Canada's Lost Teams: Renewing The Toronto Huskies

Brad NortonCorrespondent IJuly 27, 2009

In the latest installment into the series of articles we're going to cover Canada's first Major Basketball sports team. That imploded after one season way back in 1947 in the BAA.

Well, unlike the last 2 installments this one will be way shorter. So, let's do a skip, hop, and a jump, way back to 1946. As the Huskies, were about to enter the BAA's inaugural season, as one of the first teams to ever enter the Basketball Association of America.

The First EVER NBA(at the time it was BBA. but, now a days is known as the NBA) game at Maple Leaf Gardens(which they should never turn into a Loblaws dumbass MLSE, have they already?) was played between the Toronto Huskies and New York Knickerbockers.

By the way, this guy makes some good points right here:

Although, the dillema why we sportively did not keep the original franchise name "Huskies" upon entering the league was that it was too similar to the Timberwolves logo. Which I find stupid who cares about the logo when you have different names, play in different cities, and Different coloured Jersies.

Alright, getting back into story mode. The Huskies would end up falling to the Knicks 66-68. On the Night, any one taller than the Huskies tallest player at 6'8, George Nostrand was given free admission(imagine if it was Manute Bol, uh good luck with that. I think even the players would have to pay to get in).

They opened up the night before a crowd of 7,090. Throughout the one season before the Huskies demise, they wen't through a lot of changes. Having 3 new head coaches in one season, altogether that's 4 head coaches.

Alright, since i'm really not in the mood to put all that much information into one season to a point where i not just bore you guys, but, myself. Let's fast forward to the final  game of the Toronto Huskies Franchise.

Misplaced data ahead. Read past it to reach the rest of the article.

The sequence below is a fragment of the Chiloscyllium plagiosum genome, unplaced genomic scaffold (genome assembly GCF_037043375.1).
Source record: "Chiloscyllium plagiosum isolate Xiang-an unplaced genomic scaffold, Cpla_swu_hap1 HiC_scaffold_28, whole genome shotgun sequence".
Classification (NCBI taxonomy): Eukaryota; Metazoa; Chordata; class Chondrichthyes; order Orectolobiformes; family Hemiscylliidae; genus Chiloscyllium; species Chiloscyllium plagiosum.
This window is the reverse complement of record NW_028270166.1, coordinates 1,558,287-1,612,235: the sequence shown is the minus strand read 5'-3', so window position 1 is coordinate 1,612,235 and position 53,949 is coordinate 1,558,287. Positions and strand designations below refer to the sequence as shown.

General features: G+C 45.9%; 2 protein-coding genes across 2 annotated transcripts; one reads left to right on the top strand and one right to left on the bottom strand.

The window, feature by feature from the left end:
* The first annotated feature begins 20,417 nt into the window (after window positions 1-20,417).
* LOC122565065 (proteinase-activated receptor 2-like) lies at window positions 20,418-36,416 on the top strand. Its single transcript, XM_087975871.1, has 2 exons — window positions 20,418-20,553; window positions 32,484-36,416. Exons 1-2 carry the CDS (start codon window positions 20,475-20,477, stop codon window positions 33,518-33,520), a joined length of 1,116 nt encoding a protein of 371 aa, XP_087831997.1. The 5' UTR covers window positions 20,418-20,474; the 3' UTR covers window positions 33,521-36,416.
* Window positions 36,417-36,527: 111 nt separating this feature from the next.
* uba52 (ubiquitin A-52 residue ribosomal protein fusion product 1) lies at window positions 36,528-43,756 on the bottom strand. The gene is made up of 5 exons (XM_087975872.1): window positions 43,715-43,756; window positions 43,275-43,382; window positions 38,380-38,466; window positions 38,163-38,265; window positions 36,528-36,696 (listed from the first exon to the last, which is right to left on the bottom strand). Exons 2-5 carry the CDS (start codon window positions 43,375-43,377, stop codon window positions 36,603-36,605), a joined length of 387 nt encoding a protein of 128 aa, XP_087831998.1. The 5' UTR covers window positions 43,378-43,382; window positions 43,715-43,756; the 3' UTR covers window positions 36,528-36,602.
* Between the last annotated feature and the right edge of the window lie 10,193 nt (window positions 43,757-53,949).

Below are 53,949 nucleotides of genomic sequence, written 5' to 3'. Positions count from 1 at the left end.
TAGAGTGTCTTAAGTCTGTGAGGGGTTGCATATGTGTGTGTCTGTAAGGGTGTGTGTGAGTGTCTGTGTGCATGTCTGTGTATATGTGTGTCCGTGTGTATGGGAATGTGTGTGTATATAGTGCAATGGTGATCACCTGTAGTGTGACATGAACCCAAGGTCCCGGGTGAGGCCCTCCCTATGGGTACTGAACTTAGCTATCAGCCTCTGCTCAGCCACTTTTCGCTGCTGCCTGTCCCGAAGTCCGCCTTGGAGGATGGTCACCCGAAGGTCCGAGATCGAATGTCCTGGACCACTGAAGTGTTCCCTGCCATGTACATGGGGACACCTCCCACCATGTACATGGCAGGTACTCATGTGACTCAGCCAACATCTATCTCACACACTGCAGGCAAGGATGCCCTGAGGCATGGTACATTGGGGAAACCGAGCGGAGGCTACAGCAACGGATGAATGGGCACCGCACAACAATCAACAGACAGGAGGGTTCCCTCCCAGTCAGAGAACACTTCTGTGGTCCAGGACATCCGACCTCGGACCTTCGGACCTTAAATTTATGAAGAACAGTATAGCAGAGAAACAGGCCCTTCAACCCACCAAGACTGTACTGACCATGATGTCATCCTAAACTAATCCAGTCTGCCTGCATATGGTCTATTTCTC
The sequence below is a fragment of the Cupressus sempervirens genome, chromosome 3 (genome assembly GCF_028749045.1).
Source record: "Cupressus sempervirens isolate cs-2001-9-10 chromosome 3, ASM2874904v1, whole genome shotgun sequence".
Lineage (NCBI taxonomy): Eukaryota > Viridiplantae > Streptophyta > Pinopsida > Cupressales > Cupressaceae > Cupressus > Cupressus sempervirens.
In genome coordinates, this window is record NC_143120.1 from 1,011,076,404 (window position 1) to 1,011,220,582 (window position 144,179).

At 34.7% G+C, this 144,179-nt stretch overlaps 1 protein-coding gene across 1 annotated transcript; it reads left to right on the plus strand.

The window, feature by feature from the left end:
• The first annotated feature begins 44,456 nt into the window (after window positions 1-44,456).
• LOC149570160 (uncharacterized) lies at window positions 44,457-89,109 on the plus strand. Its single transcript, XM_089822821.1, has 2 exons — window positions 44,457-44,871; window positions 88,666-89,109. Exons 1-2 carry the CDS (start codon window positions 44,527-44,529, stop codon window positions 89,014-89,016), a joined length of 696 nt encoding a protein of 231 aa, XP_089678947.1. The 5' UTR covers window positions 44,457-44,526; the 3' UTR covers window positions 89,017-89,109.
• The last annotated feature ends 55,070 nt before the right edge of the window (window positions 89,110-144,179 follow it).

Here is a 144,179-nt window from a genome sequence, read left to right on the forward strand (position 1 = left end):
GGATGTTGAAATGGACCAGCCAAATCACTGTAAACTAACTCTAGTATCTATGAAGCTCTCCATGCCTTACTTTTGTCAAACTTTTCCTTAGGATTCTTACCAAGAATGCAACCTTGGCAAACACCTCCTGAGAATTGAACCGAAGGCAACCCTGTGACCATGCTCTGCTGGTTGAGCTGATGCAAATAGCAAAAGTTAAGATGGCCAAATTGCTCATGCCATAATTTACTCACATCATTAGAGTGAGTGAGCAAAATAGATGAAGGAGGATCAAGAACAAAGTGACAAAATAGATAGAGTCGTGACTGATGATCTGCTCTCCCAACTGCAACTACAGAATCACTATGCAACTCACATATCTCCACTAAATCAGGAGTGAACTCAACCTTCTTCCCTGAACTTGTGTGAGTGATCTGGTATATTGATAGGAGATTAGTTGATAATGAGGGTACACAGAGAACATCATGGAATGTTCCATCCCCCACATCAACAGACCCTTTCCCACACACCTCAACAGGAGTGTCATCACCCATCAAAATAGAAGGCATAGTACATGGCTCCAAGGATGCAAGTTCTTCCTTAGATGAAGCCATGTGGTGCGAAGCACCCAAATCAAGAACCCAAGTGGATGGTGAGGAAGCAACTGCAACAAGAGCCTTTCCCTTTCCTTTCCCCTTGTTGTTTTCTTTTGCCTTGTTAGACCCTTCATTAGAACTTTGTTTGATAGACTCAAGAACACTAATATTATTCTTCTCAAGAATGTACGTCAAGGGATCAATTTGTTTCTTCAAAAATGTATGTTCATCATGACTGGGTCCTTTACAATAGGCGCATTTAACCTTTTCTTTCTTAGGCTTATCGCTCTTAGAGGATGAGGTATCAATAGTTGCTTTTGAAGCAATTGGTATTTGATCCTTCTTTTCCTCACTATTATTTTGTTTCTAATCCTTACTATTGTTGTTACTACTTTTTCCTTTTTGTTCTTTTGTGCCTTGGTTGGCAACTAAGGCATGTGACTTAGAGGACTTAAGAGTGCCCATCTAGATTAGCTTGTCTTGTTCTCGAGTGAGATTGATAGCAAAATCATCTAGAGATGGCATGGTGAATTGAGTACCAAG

As the final game of the season approached attendance numbers had gone down the shitter. Ever since opening night, it only decreased. The Huskies would end up losing a close one to the Detroit Falcons 63-66.

They achieved a losing overall record of 22-38. As the Toronto Star posted that the owners of the Huskies, Eric Cradock and Harold Shannon had lost upwards of $100,000 that year. Put, into account that tickets cost 75 cents to $2.50 and that's alot of money they lost.

The Star also, reported that throughout the season the players had broken into three cliques that rarely spoke to each other and had no respect for the coaches. It was just to big of problems and too many and could not be fixed.

So, during the 1947 summer the owners didn't try to sell the team nor try to relocate it to see if they could make up for the money they lost. Although, it was probably not a big concern as i believe one or both of them owned the CFl and they both owned a team or two.

They just plain old gave up and the Franchise folded after only one season. None of the Huskies Head Coaches would go on to coach another NBA/BBA game. Only five players would go on to play ten or more games in the NBA after that season.


 I have to admit I kinda like the logo.